The United States is committed to a long-term partnership fighting terrorism in the Horn of Africa, Defense Secretary Donald H. Rumsfeld said Tuesday. Leaders of Ethiopia and Eritrea pledged support but struck no new deals on U.S. access.
Rumsfeld said he did not come to this region to negotiate the use of military bases for U.S. forces, but he left open the possibility that the United States eventually would expand its presence.
The sea lanes in this region, where the Red Sea and the Gulf of Aden meet, are increasingly important since they are used for commercial shipping and to move U.S. war materiel to the Persian Gulf, where U.S. forces are building up for a possible attack on Iraq.
On Wednesday, Rumsfeld was flying to the desert hinterland of Djibouti, which borders Ethiopia, Eritrea and Somalia near the Gulf of Aden, to visit hundreds of American troops stationed at Camp Le Monier, a French air base that has become the headquarters of a U.S. anti-terrorist task force.
Ethiopian Prime Minister Meles Zenawi told reporters after a palace meeting with Rumsfeld that members of Usama bin Laden's Al Qaeda network were filtering into the area, increasing the threat of terrorist acts in the region.
"Due to the migration of some of these people out of Afghanistan, things might have become a bit more serious in the Horn of Africa than it was earlier," Zenawi said in a joint appearance with Rumsfeld.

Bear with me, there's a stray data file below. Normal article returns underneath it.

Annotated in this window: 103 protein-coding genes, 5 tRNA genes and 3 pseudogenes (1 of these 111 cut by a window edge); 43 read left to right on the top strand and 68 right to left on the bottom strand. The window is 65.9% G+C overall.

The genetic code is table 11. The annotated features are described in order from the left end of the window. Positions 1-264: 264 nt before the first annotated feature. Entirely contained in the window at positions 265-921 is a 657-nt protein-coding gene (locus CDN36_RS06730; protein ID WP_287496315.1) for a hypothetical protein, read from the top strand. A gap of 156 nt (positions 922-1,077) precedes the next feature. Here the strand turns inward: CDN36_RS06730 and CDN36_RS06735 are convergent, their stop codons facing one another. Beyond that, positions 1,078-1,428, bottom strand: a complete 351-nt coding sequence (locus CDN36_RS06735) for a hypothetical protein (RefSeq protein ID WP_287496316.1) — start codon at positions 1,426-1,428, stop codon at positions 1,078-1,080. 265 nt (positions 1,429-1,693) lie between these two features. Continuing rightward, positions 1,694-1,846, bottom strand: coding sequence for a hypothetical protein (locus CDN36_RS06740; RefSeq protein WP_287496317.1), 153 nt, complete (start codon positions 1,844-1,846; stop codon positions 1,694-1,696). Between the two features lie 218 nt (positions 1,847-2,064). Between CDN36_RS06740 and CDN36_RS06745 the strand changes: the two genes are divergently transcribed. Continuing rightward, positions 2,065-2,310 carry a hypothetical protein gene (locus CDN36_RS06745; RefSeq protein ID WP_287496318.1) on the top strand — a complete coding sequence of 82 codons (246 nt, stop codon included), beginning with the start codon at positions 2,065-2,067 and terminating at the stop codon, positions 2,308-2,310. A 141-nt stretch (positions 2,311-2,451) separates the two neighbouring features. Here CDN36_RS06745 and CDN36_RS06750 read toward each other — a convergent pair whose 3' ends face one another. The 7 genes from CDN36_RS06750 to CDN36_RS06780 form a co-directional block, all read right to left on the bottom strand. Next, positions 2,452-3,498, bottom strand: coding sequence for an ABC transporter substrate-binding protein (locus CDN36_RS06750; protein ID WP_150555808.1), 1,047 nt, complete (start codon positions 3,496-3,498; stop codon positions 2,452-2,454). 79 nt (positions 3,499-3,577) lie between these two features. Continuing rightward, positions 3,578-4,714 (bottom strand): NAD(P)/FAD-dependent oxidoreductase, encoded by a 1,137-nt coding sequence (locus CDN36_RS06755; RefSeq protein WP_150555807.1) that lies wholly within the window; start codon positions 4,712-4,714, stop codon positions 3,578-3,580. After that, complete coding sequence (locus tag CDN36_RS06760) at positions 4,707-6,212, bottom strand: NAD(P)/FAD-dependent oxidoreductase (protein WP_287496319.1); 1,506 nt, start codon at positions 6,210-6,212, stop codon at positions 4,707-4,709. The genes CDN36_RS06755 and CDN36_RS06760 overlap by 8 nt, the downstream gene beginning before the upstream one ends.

Zenawi, who discussed the war on terrorism with President Bush during a White House meeting last Thursday, emphasized his government's eagerness to work with the United States.
"I want to underline the fact that in the global fight against terrorism, Ethiopia is not going to be haphazard," he said. "Whatever it takes to fight terrorism, we will do."
Throughout the opening day of his visit to the Horn of African and the Persian Gulf, which began in Washington, Rumsfeld stressed that he was not negotiating access for American troops, ships or planes.
"My visit here is not transactional," he said in Addis Ababa. "It was a relationship visit. It was not to ask for anything or to receive anything. It was to encourage that this important partnership we have in the global war on terrorism evolve and strengthen."
In the Eritrean capital of Asmara earlier in the day Rumsfeld said, "I'm not here to put pressure on anybody. I'm here to demonstrate that the United States values what these countries are doing."
Eritrean President Isaias Afwerki blamed Sudan for much of the terrorist problem in this region. He noted that bin Laden had taken refuge in Sudan until 1996 when he fled to Afghanistan.
Afwerki said he was impressed by the U.S. commitment to fight terrorism over the long term, and he said his government had offered assistance in many forms. Asked if that included permitting the basing of U.S. forces on Eritrean soil, he replied, "That is the least of it."
The port at Assab, on Eritrea's southern tip, is one of the largest on the Red Sea. When Gen. Tommy Franks, the commander of all U.S. forces in the Horn of Africa, the Persian Gulf and Central Asia, visited Assab in March, the government offered to host American forces on its soil.
During the Cold War, the United States operated a listening post from Asmara. It was known as Kagnew Station and run by the Army Security Agency, a forerunner of the National Security Agency.
The U.S. relationship with Eritrea, an impoverished country of 3 million people, is uneasy. Once admired in the West, Afwerki's government has come under criticism for human rights abuses.
Last year, two Eritrean workers at the U.S. Embassy in Asmara were arrested and are still being held without charge, and Afwerki closed all independent news organizations in the country. Rumsfeld said he and Afwerki discussed these issues, but he gave no indication of progress in resolving them.